In the 1960s Lemmon was probably Hollywood’s leading and most reliable comic performer—in The Wackiest Ship in the Army, The Notorious Landlady, Irma La Douce (again with Wilder and MacLaine), Under the Yum Yum Tree, Good Neighbor Sam, How to Murder Your Wife, The Great Race, The Fortune Cookie and The Odd Couple.

Determined to show another side to his acting abilities, Lemmon starred in Days of Wine and Roses (Blake Edwards), as an alcoholic husband to Lee Remick’s alcoholic wife. The film is not entirely successful, but it demonstrated that Lemmon was not going to accept the limitations generally imposed on actors by the studios. (When, years later, he performed in Eugene O’Neill’s Long Day’s Journey into Night, Lemmon spoke candidly about his mother’s addiction to alcohol and sleeping pills.)

Lemmon performed with numerous leading actresses of the day—Leigh, Monroe, MacLaine, Kim Novak, Lee Remick and Anne Bancroft—and later with Sissy Spacek, Jane Fonda and Julie Andrews, but he is probably best known for his association with Walter Matthau. The two performed in ten films together and remained friends until Matthau’s death a year ago. In their films Matthau generally assumed the role of the fast-talking hustler to Lemmon’s nervous or neurotic straight man. In the emblematic Fortune Cookie (1966), another Wilder-directed film, Lemmon is a television cameraman slightly injured during a football game and Matthau his shady lawyer brother-in-law who wants to bilk the insurance company for all it’s worth.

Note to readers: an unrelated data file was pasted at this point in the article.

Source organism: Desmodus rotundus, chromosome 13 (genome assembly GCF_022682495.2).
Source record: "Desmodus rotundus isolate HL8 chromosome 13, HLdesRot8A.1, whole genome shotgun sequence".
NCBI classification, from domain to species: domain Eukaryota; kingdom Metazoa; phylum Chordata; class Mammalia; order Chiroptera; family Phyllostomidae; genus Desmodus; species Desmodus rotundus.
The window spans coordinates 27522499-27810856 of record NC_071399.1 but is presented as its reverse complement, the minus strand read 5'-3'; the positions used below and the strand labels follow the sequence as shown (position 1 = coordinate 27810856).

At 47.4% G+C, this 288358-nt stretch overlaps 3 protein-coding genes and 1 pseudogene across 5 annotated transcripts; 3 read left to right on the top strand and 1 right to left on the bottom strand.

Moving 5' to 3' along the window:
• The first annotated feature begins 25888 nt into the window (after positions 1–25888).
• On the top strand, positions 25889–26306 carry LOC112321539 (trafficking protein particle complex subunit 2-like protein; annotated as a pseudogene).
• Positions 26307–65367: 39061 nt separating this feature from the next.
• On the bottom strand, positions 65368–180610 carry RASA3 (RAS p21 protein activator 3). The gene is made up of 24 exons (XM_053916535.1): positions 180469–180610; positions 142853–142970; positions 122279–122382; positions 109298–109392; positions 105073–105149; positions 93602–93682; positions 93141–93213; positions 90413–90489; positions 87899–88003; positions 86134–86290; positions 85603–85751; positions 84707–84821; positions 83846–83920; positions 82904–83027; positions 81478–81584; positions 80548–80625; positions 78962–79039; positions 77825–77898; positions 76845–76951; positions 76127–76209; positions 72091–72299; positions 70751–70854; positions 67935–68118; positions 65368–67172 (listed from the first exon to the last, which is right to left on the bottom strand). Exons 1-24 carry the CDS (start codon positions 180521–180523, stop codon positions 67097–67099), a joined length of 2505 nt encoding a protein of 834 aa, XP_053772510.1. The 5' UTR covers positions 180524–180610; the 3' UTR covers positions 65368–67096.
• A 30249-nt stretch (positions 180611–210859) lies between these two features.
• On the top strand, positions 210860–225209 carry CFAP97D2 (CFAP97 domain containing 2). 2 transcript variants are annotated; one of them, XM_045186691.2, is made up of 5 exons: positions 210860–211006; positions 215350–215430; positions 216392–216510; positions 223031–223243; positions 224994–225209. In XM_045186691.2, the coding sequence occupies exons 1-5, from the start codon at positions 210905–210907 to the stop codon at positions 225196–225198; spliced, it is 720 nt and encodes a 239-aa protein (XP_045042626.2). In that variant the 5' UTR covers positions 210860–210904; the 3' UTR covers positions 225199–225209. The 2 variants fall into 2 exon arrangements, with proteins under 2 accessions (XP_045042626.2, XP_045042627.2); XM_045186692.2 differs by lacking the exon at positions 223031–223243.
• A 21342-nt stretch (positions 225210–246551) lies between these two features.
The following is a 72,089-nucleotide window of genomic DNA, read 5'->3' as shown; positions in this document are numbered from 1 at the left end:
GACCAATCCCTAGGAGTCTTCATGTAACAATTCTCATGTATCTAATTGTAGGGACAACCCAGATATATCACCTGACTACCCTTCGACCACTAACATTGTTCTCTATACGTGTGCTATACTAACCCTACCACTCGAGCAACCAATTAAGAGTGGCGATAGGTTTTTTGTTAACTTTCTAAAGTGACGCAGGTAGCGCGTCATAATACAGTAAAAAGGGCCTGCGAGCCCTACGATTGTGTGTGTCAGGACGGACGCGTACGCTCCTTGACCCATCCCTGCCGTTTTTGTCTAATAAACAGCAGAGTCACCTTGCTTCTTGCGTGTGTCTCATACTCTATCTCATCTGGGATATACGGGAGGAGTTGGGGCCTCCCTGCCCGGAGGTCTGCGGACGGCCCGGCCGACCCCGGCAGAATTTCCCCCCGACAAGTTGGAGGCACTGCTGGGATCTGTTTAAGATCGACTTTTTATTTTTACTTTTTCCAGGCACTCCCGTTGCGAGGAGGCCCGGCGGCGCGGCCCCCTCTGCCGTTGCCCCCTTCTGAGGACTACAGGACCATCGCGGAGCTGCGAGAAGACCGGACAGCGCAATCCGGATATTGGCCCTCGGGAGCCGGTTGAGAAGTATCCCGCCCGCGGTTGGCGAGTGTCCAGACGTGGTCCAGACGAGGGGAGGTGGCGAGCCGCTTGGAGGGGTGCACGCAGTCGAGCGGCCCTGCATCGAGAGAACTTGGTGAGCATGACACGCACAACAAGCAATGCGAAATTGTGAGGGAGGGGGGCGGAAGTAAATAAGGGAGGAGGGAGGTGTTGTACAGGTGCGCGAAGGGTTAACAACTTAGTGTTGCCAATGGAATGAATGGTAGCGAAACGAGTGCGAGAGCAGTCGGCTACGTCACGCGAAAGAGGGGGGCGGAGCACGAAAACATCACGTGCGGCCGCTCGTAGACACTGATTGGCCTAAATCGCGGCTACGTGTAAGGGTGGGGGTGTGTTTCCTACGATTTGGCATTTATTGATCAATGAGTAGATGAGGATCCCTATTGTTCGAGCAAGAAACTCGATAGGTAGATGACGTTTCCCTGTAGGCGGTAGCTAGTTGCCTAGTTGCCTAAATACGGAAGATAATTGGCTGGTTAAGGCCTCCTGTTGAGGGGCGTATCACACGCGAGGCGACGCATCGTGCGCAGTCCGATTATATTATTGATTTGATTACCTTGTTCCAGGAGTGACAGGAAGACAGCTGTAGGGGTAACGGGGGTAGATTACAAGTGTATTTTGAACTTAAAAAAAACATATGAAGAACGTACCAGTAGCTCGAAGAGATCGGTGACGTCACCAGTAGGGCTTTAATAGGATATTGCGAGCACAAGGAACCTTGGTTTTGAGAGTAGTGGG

After 1970 Lemmon’s roles assumed a different, generally more somber color, in keeping perhaps with an increasingly complex and polarized social situation in the US. To put it crudely, if Lemmon’s films in the 1960s suggest on the whole the comic side of greed, lust and social-climbing and exude an overall optimism, the later films paint a darker picture of a postwar society in crisis and not at all sure of the way forward.

The complication is that this more distressing reality does not always (or even often) find adequate artistic representation. So one confronts the paradox that while the films of the 1970s are usually not of a particularly high quality, Lemmon seems to be coming into his own—as a personality filling an entire body of work—as the prototypical anxious, harried executive or salesman confronting new and troubling realities. It is to the actor’s credit that, intuitively or otherwise, he gave himself up to this changed situation. Both his political liberalism, which remained unchanged to the end of his life, and his own unsettled family background may have contributed to this. Matthau, who grew up in poverty on Manhattan’s Lower East Side, once described his friend as “a clean-cut, well-scrubbed Boston choirboy with quiet hysteria seeping out of every pore.”

In The Out-of-Towners (1970), Lemmon and Sandy Dennis perform as an Ohio businessman and his wife at the mercy of New York City on a trip where everything goes wrong; Lemmon is a garment manufacturer in Save the Tiger (1973) at the end of his wits; in The Prisoner of Second Avenue, he has a nervous breakdown; in The Entertainer (1975), the second filmed version of John Osborne’s play, Lemmon plays a seedy vaudevillian; in Alex and the Gypsy (1976)—a dreadful film—he is a cynical bail bondsman. At the end of the decade, in the China Syndrome (1979), about an attempted cover-up of an accident at a California nuclear power plant, Lemmon is a dedicated executive determined to see the truth come out; and in Tribute (1980), he plays a Broadway press agent stricken with cancer attempting to reconcile with his son.